The Pulitzer Prize–winning poet helps celebrate the University of Rochester reading series named for esteemed poet Hyam Plutzik.
Pulitzer Prize-winning poet and author Jericho Brown will give a reading for the opening of the 60th anniversary season of the University of Rochester’s Hyam Plutzik Memorial Reading Series—one of the oldest literary reading series in the United States, and one that has brought such figures as John Ashbery, Louise Glück, Salman Rushdie, Margaret Atwood, James Baldwin, and many others to the University for readings and discussions that are free and open to the public. The reading is part of the University’s Meliora Weekend schedule of events.
The Plutzik Reading Series presents Jericho Brown
Friday, September 30 at 3:45 p.m.
Hawkins-Carlson Room, Rush Rhees Library
Free and open to the public
As part of the Plutzik Series’ 60th anniversary year and Meliora Weekend celebration, Jericho Brown will give a reading from his recent works. A reception with the author will follow in the Plutzik Library.
Brown is the Charles Howard Candler Professor of Creative Writing and the director of the creative writing program at Emory University in Atlanta, Georgia. Jennifer Grotz, an award-winning poet, director of Bread Loaf Writers’ Conference in Vermont, and professor of English at Rochester, says: “While engaging with timeless subjects such as eros, death, and the natural world, Jericho’s poems are also finely tuned to our American cultural moment.” Brown “is quite simply one of the best poets working today, and we’re delighted to have him opening the 60th year of the Plutzik Reading Series.”
Brown is the author of The Tradition (2019), for which he won the Pulitzer Prize for Poetry in 2020, and the recipient of fellowships from the Guggenheim Foundation, the Radcliffe Institute for Advanced Study at Harvard, and the National Endowment for the Arts. His first book, Please (New Issues, 2008), won the 2009 American Book Award. His second book, The New Testament (Copper Canyon, 2014), won the Anisfield-Wolf Book Award and was named one of the best of the year by the trade publication Library Journal, Coldfront, and the Academy of American Poets.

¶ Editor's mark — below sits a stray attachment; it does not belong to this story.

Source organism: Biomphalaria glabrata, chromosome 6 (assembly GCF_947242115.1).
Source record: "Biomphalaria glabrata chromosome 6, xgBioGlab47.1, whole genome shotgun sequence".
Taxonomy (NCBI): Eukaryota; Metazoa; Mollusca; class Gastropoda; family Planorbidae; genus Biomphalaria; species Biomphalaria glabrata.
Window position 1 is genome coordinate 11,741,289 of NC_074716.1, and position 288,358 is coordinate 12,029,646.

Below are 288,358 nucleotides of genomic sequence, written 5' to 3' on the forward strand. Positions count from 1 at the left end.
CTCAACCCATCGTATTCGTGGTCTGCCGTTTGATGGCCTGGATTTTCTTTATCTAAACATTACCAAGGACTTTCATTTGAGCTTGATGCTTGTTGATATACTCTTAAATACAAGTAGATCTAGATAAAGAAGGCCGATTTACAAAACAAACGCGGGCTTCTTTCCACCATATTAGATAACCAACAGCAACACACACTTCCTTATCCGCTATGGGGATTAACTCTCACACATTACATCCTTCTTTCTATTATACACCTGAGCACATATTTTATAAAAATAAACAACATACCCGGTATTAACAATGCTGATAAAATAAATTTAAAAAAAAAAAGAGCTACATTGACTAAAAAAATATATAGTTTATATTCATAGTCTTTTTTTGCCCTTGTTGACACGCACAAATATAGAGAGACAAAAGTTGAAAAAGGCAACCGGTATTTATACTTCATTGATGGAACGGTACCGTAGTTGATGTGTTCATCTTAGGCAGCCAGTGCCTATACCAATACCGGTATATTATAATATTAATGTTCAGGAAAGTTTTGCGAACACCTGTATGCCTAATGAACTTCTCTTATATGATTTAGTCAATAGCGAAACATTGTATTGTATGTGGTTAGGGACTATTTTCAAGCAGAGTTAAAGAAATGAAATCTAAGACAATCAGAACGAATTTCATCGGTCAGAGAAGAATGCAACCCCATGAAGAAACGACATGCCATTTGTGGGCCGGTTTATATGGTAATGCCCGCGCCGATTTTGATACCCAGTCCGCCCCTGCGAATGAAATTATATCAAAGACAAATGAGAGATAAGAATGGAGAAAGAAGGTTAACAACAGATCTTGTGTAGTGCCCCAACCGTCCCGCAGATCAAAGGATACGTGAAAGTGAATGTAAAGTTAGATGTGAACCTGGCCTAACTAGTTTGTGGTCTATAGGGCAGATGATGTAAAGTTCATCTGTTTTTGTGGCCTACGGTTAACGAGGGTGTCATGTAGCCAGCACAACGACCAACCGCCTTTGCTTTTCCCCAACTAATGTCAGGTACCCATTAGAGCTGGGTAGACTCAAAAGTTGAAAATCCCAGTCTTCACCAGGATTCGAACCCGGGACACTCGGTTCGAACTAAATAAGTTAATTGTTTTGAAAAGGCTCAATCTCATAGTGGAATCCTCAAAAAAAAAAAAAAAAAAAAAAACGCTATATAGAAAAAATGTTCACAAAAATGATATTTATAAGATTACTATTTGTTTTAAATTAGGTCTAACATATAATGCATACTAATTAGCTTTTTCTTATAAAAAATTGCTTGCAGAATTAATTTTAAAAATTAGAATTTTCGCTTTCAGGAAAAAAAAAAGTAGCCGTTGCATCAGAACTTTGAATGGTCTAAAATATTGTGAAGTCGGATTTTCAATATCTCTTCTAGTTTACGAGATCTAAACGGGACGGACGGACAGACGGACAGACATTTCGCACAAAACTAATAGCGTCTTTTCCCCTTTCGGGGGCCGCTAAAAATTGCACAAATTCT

Brown’s reading begins at 3:45 p.m., Friday, September 30, at the Hawkins-Carlson Room at Rush Rhees Library. The reading will be followed by a reception in the Plutzik Library. The Plutzik anniversary season continues with five more events through spring 2023.
Series honors early poet-scholar Hyam Plutzik
The reading series is named for the poet Hyam Plutzik, who joined the faculty of Rochester’s English department in 1945 and served as the Deane Professor of Poetry and Rhetoric. With the exception of one year, which he spent at Yale University on a Ford Foundation Faculty Fellowship, he remained at Rochester until his death from cancer in 1962.
Plutzik’s death at age 50 cut short an extraordinary career in which he had published three collections of poetry, and been named a Pulitzer Prize finalist for all three of them. A dedicated teacher, Plutzik believed fervently in the power of hearing poetry and prose read aloud at the podium. In 1958, he began bringing contemporary writers to give readings on campus. Following his death, the series was endowed through the generosity of his family and renamed after him.
Grotz calls Plutzik “an early example of the poet-scholar.”
“Although creative writing courses are pretty ubiquitous now in colleges and universities, this was not always the case,” she says.
The series has offered “a marvelous influx of some of the most important voices in contemporary literature,” Grotz adds, thereby deeply enriching the University’s classrooms and conversations. “Students are often transformed by the opportunity to meet a writer known previously only on the page.”
The series has included a wide array of towering figures in American literature—Nobel laureates, Pulitzer Prize–winning authors, National Book Award winners, and more than 22 former Poet Laureates. Nearly 400 writers have come to the University to read and interact with the Rochester community.
Plutzik Reading Series 2022–23
The work of a fondly remembered faculty member is revived in an edition that foregrounds issues of immigration and exile.
Everything I Don’t Know, translated from the Polish by Jennifer Grotz and Piotr Sommer, takes top honors for poetry in translation.
In How Poems Get Made, James Longenbach examines how poets turn bare utterance into art.